Thursday, January 26, 2017


In the Chinese zodiac cycle of twelve animals representing different years, 2017 is the year of the rooster. That bird is pretty well confined to the ground, although it can flutter about a foot or two above ground if agitated. 
I have been using Chinese New Years Day January 28 simply as a convenient date to initiate some adjustments in my advanced years, namely decelerating my outward speed of life and accelerating my inner renewal. However, I guess I made a mistake to use the word “retired” to describe that modification.

Some of my friends are jumping to the conclusion that I was totally worn out, “tired” (part of the word “retired”) and that I planned to settle into a rocking chair and henceforth do nothing—to back off from my life calling, abandon my creative writing, my “Barnabas” encouragement ministry, and just meander around “the barnyard” like the rooster pecking at worms and chicken feed. 
Absolutely NOT! In fact, the polar opposite. I'm choosing a different bird to represent my desire for this coming year—the eagle. 

God created it with the instinct and ability to fly high, to effortlessly soar on the thermal currents only moving its strong wings slightly. And to wait for those currents before taking off in flight. It was not meant to strut around confined and crowing like the rooster or even rapidly flapping its wings like other birds of the air. Leisurely sailing on air might best describe the eagle's mobility.

What do I hope my forthcoming days will look like, I'm asked. Okay, here goes:

I'm going to try not to frantically flap my wings about anything contrary, adverse, or unexpected. Instead, to “wait on the Lord” (Isaiah 40:28-31) and so avoid becoming “weary and faint.” I will expect to “renew my strength” to “mount up with wings like eagles.” I can expect that there will still be times when the Lord will ask me to “run” and other times He will ask me to cool it, wait for Him, and just rest. He promised that if I walk with Him at that kind of alternating pace—run and rest—I won't “get tired or weary.” God will infuse strength into me as if I were young again (Psalm 103:5 and Deuteronomy 33:25). Whatever my days will hold, whatever the tumult around me, I want to “walk leisurely” through my days.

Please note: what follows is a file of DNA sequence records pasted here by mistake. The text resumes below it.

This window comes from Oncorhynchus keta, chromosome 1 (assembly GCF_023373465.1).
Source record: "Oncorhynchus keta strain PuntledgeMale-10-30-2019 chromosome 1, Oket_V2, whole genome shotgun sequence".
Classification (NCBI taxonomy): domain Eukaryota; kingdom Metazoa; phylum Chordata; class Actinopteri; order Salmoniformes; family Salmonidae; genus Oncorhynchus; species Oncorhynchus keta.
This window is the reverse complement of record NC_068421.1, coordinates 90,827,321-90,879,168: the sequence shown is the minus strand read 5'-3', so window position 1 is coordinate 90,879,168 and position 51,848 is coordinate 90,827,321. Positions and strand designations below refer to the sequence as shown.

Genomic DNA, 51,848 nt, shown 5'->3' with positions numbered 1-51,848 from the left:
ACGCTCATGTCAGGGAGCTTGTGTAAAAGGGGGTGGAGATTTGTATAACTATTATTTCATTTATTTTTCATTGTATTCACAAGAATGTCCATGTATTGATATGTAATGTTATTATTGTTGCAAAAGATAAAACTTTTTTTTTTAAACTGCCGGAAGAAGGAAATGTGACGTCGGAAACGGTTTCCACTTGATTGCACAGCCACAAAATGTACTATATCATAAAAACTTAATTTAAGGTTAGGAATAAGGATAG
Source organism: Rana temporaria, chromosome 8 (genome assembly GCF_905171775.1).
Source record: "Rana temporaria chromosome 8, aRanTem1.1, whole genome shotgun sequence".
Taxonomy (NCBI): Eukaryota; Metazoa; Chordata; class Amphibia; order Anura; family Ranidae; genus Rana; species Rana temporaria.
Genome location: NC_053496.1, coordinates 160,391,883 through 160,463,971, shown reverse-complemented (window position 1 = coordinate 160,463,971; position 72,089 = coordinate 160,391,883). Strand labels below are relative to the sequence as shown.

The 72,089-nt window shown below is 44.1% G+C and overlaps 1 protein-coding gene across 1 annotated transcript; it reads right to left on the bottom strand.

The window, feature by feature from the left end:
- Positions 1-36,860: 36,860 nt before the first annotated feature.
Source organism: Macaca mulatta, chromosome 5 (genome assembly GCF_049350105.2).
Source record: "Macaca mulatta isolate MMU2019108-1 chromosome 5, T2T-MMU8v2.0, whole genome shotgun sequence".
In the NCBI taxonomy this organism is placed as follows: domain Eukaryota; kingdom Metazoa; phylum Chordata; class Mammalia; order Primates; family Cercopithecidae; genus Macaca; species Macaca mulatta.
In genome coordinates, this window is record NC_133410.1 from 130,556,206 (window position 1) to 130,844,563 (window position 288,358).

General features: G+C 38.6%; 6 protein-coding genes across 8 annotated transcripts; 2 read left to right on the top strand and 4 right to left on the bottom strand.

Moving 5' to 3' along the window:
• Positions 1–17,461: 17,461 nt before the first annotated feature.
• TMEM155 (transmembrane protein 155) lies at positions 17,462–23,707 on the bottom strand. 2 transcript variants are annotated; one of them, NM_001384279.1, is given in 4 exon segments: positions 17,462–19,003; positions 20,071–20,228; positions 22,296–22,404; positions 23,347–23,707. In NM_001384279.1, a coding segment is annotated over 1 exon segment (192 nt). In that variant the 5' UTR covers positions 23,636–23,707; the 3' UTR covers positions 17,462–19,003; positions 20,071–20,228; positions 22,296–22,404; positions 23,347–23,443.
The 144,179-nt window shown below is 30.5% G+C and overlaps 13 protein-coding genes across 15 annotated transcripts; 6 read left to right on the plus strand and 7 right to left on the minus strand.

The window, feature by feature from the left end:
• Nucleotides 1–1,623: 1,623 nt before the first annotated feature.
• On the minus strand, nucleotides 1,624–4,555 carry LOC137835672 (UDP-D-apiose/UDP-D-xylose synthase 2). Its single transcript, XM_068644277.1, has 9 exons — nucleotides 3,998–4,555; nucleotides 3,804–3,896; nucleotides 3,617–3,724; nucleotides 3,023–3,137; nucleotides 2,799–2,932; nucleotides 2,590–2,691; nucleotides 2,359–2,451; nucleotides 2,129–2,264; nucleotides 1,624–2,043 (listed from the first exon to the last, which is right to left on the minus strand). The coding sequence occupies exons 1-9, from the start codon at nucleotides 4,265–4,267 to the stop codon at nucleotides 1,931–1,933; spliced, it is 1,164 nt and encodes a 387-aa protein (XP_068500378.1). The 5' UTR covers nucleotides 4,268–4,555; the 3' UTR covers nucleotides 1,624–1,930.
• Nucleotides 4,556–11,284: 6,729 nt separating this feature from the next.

Because my calling from the Lord and the gifts He has given to accomplish my calling have unlimited “shelf life” and no expiration date, I accept that I will be accountable for them as a good steward however long I live. Each bonus day God gives me is a renewed opportunity to bear more fruit for Him (Psalm 92:12-15) through encouraging others in the Faith through my writing and my spoken words.

I will be happy to celebrate the harvest time of my life and delight in savoring the goodness of the Lord. It will satisfy me. I expect to learn how to be content with my circumstances, as Saint Paul wrote that he had to learn, even the decline of my strength through natural aging.

I expect to delight in spending more time in deeper relationships with my family and friends. I anticipate renewing my inner spirit and drawing closer to the Lord in prayer. I anticipate more quiet reflection time to listen to the love-whispers of God and become more discerning and attentive to the gentle directives of the Holy Spirit. And allocate more time to reading for refreshment, for pleasure and profit.
Along with more resting, I'm going to try to be more physically active even with disciplined, structured exercise, and curtail somewhat (only somewhat) my time sitting and writing at the computer. 

I plan to continue, as has always been my habit, to surrender myself in the morning upon rising to the will and way of the Lord for whatever He planned for me for this day. God prepared it all beforehand (Ephesians 2:10) and I accept His plan. Therefore I won't consider anything as an interruption or detour. I plan to count it a joy to agree, as I always have, with whatever and whoever He brings into my life and try to discern the purpose for that encounter in order to carry out His will.

Honestly, I have no idea what the future days hold. So I walk on tiptoes of expectancy for what He has prepared for me during—okay, let's not say my “retirement”—but instead, during my rejuvenation (meaning: to restore to youthful vigor or appearance) and my renewal! I know it will be good because God is always good. “I don't know about tomorrow,” the hymn writer declared, and I agree, “but I know Who holds my hand.”

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